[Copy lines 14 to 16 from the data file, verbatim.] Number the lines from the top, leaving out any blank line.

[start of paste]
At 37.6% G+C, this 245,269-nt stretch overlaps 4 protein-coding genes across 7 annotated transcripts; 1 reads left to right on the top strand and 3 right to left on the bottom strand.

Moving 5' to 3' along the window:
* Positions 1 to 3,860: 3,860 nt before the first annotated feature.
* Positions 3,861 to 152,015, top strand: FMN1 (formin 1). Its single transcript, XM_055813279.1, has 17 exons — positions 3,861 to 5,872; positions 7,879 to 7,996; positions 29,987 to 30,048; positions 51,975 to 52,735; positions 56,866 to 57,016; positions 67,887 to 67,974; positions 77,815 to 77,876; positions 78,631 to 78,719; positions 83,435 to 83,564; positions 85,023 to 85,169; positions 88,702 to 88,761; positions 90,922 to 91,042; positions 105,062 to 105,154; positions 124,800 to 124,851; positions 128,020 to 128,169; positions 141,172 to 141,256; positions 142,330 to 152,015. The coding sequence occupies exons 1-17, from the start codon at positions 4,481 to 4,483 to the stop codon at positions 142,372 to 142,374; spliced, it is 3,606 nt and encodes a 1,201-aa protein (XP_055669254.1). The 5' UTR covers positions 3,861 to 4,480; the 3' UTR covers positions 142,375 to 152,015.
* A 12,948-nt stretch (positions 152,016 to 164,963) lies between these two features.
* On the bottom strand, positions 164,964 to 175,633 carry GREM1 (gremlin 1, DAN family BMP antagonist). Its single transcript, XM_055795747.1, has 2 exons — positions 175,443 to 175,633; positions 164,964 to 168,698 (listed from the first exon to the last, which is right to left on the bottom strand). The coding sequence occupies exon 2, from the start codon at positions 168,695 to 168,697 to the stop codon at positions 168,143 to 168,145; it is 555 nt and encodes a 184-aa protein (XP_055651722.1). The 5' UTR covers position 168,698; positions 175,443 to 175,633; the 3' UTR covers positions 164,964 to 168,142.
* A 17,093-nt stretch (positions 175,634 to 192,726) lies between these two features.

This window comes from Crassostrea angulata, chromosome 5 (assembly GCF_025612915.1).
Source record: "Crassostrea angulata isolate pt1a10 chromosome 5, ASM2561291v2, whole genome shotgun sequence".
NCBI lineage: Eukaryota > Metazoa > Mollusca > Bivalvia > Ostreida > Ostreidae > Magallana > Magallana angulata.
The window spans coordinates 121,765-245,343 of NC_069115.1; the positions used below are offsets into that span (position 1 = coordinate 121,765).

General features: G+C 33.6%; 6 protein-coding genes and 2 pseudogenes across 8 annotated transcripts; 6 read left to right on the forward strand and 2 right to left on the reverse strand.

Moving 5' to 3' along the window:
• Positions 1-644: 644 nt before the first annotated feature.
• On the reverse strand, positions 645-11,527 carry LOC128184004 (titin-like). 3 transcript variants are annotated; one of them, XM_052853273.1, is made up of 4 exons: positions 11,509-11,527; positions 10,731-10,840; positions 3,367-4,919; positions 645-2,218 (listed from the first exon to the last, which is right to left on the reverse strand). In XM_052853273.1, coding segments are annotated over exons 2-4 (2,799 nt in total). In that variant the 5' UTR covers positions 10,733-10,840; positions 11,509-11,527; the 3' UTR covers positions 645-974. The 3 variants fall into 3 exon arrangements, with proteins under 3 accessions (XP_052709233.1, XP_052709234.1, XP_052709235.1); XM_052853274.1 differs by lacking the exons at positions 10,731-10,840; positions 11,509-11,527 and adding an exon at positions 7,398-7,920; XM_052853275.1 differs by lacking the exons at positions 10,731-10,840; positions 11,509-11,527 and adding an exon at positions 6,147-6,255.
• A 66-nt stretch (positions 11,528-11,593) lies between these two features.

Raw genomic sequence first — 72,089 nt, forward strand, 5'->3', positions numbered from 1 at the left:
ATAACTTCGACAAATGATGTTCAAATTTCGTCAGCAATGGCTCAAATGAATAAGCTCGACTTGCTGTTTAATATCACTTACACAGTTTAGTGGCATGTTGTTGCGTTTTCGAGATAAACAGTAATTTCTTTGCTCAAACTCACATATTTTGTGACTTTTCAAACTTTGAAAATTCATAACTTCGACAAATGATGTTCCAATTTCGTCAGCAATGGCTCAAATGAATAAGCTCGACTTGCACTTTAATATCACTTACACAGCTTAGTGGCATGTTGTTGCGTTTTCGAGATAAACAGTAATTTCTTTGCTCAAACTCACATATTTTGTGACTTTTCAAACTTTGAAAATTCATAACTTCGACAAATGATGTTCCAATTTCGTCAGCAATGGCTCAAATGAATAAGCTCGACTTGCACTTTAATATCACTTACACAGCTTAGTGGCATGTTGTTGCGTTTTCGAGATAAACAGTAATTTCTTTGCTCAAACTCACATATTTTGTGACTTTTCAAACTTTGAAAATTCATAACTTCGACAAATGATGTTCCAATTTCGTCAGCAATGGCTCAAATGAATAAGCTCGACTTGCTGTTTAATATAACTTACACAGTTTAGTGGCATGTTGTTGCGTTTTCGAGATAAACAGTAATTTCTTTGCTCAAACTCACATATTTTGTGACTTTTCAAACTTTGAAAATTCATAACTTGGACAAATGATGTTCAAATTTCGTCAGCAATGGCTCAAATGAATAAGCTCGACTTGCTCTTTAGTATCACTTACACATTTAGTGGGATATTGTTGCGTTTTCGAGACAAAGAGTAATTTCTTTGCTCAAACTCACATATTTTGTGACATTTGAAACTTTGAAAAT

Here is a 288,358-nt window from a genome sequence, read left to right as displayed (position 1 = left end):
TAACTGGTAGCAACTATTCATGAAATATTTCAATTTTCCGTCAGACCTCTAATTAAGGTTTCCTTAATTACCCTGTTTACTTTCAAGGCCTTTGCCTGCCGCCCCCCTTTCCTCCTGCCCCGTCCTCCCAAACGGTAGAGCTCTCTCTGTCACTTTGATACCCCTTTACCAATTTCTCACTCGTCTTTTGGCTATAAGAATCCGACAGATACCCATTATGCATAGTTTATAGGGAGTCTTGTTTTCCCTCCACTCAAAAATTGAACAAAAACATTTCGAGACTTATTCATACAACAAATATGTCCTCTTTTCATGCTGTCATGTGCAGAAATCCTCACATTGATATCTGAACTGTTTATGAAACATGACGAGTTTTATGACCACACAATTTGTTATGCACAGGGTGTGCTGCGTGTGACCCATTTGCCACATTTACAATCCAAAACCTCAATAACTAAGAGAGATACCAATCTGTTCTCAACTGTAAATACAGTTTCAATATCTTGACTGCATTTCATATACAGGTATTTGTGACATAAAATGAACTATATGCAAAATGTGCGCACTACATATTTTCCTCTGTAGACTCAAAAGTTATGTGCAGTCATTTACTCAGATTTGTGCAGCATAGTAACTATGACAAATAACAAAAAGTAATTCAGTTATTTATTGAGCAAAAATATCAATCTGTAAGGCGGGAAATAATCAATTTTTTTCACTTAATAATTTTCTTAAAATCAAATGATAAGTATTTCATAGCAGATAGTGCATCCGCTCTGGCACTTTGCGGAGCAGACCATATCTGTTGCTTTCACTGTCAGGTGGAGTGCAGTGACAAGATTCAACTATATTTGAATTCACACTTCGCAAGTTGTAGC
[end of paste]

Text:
• Positions 1-644: 644 nt before the first annotated feature.
• On the reverse strand, positions 645-11,527 carry LOC128184004 (titin-like). 3 transcript variants are annotated; one of them, XM_052853273.1, is made up of 4 exons: positions 11,509-11,527; positions 10,731-10,840; positions 3,367-4,919; positions 645-2,218 (listed from the first exon to the last, which is right to left on the reverse strand). In XM_052853273.1, coding segments are annotated over exons 2-4 (2,799 nt in total). In that variant the 5' UTR covers positions 10,733-10,840; positions 11,509-11,527; the 3' UTR covers positions 645-974. The 3 variants fall into 3 exon arrangements, with proteins under 3 accessions (XP_052709233.1, XP_052709234.1, XP_052709235.1); XM_052853274.1 differs by lacking the exons at positions 10,731-10,840; positions 11,509-11,527 and adding an exon at positions 7,398-7,920; XM_052853275.1 differs by lacking the exons at positions 10,731-10,840; positions 11,509-11,527 and adding an exon at positions 6,147-6,255.
• A 66-nt stretch (positions 11,528-11,593) lies between these two features.